And in a study of a choir group in Seattle, U.S., one singing practice of 60 choristers – even using alcohol rub on their hands and everyone looking healthy – caused 45 cases and two deaths.
This silent spreading makes COVID-19 hard to control by the usual and obvious means. This is because as an asymptomatic spreader:
- You don’t stay at home because you are not feeling sick.
- And you are unlikely to be selected for testing since you don’t fit the criteria.
- Plus, you won’t show up on any hi-tech thermometers used for rapid screening, i.e. at transport hubs.
This also means that testing data – usually focused on people with symptoms or those closely related to a confirmed case – is likely to be a massive underestimate. But by how much?
Detecting the undetected COVID-19
Scientists are trying to work out the real numbers of COVID-19 cases in different countries, a tricky task given the wide variety of testing protocols in play. But it is likely that the more advanced the outbreak, the greater the gap between confirmed and undetected cases.
With community transmission now happening in Colombia, health experts are estimating that at least four times as many people are infected with COVID-19 – and showing mild or no symptoms – than have been tested, a figure of around 4,000.
In Europe, where the outbreak is more advanced, an estimate study by bio-mathematicians at Imperial College London suggests that hard-hit countries like Spain and Italy could have at least 50 times more cases than have been officially recorded. This means some places have more than 10% of the population infected.
This sounds a lot, but is still way short of the amount of 70% needed to provide effective natural resistance in the population – the so-called herd immunity.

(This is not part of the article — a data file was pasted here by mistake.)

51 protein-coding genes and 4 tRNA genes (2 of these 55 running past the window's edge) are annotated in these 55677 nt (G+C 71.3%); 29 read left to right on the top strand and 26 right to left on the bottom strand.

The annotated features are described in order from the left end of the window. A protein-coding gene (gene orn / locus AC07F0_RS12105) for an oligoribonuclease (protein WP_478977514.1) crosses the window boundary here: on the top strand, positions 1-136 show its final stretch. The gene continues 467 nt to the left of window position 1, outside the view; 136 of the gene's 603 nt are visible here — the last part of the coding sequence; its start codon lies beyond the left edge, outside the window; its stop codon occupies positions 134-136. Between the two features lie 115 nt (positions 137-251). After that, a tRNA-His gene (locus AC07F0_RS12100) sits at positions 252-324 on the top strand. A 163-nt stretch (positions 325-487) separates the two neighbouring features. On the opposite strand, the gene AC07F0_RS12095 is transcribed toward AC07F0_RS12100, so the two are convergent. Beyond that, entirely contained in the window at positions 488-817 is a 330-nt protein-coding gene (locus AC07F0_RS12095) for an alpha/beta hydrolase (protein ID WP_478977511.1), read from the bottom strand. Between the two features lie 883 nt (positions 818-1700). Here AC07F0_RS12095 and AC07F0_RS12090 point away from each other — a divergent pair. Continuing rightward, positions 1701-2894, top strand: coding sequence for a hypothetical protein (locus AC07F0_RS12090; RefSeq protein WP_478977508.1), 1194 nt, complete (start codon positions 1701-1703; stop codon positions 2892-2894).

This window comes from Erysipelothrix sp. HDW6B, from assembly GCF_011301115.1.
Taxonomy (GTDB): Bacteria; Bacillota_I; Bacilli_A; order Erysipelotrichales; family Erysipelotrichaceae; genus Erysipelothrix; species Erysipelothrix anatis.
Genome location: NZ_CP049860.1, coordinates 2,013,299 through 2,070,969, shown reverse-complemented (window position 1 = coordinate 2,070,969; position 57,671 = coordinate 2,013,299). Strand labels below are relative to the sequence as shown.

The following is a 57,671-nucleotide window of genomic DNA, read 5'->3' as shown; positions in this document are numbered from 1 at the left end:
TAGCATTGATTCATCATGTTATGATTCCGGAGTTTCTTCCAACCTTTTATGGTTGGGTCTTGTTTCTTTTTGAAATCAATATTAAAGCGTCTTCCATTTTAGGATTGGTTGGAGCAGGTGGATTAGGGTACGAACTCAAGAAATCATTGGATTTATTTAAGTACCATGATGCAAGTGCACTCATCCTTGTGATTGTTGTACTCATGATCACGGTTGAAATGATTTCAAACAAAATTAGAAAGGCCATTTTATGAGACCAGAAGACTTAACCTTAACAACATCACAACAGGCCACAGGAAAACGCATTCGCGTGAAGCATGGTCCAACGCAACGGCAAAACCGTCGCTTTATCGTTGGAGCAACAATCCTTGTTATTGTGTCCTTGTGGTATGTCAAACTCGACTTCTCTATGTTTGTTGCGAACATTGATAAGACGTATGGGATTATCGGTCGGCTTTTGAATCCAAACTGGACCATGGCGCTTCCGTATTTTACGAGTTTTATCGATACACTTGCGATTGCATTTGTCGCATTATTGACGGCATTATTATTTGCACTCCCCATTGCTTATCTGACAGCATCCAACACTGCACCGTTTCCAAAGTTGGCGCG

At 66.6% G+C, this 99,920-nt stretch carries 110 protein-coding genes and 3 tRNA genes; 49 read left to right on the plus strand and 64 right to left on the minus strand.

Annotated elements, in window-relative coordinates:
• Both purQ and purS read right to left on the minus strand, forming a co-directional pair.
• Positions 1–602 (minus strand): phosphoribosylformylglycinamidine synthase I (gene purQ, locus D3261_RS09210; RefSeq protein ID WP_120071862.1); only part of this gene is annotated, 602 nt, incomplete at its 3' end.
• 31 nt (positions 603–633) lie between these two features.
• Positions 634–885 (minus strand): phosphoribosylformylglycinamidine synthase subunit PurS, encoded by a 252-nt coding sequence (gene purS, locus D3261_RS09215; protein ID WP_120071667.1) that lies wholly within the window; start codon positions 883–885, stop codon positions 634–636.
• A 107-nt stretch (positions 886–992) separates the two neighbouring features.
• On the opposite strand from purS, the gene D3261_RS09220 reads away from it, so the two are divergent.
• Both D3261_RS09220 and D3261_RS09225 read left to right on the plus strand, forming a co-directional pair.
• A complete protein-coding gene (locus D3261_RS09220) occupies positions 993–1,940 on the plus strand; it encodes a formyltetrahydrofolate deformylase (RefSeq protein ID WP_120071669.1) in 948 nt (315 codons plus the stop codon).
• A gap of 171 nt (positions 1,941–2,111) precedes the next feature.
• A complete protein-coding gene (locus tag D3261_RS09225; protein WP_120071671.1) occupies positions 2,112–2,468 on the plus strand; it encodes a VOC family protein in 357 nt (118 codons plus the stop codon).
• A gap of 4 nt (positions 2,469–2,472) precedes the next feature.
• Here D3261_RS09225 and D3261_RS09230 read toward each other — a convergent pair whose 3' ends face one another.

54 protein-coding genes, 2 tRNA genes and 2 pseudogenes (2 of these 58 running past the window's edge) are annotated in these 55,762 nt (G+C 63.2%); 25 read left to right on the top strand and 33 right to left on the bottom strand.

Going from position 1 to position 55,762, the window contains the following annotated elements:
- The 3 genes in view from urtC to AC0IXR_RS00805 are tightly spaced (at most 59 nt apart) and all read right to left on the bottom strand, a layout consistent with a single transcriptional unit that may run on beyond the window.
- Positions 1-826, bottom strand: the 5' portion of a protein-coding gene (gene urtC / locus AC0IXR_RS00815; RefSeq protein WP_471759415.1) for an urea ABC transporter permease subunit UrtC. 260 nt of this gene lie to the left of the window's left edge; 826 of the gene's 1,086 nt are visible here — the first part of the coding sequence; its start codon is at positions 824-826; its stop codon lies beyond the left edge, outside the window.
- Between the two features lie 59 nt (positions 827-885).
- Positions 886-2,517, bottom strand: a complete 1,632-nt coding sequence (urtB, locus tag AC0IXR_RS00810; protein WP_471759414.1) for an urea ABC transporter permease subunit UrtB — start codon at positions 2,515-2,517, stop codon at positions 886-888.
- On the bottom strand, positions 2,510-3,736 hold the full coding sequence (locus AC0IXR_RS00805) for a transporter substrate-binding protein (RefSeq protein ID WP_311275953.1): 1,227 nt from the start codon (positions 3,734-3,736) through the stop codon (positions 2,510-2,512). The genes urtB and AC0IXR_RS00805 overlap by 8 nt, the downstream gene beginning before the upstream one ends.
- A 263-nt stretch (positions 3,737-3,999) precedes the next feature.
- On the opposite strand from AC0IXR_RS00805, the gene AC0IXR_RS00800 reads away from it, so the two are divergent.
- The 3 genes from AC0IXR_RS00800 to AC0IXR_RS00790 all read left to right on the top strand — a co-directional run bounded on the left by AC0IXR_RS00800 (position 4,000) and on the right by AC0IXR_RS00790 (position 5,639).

As we mentioned in the last update, some of these questions can be answered by cheaper rapid testing that detects antibodies, but globally there have been quality problems – too many false results – and fake news related to duff products. But many countries are now homing in on cheap mass testing, which within weeks will give hard data to these theories.
How are we doing with the coronavirus?
There is no coronavirus country league table and there are too many varying factors between places to make easy comparisons. But by looking at a simple measure – the number of deaths reported in various countries on the date that is 12 days after the first death – and adjusting it for country populations, then Colombia appears to be doing OK.
|Total deaths 12 |
days after 1st death
|Population (millions)||Deaths/10m people|
Sweden has the highest number of deaths per population, something to be expected in a country not currently enforcing any quarantine measures.
Colombia’s achievements so far come from successful social distancing, which is the new normal for some parts of Bogotá, as the above photos show. Mayor Claudia López reckons that “75 per cent” of rolos are complying with the national quarantine.
But progress comes at a high price: locking down a population already struggling economically. And now with community spread – and large number of undetected cases – health experts are again emphasising the need for “control and containment of the general population,” as the health minister Fernando Ruiz put it this week.
So far, he has not made a clear statement on what might happen after the current quarantine ends on April 13. But Ruiz did say that “we will continue taking measures to keep the curve as flat as possible”.
How will this play out with a population desperate to get out and back to work? At The Bogotá Post we’ll keep you posted.